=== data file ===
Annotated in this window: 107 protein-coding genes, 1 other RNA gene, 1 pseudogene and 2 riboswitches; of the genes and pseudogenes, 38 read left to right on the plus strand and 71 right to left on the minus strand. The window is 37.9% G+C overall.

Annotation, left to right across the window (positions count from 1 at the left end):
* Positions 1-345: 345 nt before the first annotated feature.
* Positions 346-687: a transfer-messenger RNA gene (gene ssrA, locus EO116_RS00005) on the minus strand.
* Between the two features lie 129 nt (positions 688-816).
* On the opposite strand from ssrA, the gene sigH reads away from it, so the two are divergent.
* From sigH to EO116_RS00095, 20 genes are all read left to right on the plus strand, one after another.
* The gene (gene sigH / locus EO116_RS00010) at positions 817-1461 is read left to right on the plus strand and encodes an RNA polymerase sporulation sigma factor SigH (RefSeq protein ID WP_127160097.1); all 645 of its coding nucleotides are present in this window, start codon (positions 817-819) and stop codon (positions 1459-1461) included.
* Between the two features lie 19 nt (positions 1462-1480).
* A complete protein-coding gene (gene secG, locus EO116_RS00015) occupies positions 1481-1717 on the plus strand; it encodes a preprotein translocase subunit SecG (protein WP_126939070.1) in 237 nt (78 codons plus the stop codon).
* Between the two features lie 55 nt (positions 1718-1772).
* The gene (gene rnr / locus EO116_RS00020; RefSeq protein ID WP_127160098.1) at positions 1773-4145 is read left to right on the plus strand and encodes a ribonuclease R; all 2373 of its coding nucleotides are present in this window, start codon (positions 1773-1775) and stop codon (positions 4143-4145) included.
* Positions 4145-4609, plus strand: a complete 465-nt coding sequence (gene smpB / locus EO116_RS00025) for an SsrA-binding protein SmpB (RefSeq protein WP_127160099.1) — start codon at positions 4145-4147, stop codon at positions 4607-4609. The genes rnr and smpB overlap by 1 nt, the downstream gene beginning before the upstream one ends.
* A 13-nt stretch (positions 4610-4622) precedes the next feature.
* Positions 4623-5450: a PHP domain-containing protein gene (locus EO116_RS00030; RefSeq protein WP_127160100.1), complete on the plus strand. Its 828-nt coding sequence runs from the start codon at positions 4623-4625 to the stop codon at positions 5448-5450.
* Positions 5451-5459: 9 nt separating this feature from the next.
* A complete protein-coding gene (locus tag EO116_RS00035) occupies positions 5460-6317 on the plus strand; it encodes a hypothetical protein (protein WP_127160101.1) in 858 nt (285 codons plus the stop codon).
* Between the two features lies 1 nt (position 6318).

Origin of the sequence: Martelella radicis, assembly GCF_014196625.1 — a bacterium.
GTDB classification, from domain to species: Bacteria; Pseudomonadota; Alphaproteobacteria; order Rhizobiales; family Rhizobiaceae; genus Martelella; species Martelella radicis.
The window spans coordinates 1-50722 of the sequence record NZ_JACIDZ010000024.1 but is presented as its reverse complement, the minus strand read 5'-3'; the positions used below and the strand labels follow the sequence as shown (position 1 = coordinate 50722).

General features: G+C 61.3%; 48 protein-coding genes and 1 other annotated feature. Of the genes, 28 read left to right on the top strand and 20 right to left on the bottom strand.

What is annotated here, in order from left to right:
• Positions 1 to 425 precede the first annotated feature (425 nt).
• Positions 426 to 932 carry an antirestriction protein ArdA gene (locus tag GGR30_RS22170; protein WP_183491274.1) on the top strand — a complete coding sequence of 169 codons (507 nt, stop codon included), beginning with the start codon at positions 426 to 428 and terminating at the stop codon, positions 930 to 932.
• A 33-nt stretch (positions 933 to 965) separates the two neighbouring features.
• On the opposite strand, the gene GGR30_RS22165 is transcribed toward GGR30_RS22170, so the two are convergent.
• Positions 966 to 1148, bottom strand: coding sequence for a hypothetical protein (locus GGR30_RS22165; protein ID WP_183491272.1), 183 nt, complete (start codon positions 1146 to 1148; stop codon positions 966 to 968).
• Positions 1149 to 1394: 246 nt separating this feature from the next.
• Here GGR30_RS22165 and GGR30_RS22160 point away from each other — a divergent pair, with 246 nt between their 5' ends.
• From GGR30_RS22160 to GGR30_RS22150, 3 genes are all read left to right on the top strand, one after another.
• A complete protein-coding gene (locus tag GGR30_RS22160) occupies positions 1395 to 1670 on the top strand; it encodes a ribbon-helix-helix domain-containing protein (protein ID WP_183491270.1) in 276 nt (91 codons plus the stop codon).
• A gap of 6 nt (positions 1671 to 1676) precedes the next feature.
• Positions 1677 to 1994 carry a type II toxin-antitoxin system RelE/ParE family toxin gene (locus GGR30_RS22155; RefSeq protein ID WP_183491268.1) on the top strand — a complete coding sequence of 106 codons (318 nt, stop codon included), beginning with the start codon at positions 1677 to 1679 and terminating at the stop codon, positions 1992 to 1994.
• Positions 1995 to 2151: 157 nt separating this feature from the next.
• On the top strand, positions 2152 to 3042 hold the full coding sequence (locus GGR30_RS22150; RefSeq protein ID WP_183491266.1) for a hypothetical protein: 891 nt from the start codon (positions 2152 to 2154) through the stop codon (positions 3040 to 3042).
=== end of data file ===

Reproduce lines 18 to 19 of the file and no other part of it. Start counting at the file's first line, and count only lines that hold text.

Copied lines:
* Between the two features lies 1 nt (position 6318).

Origin of the sequence: Martelella radicis, assembly GCF_014196625.1 — a bacterium.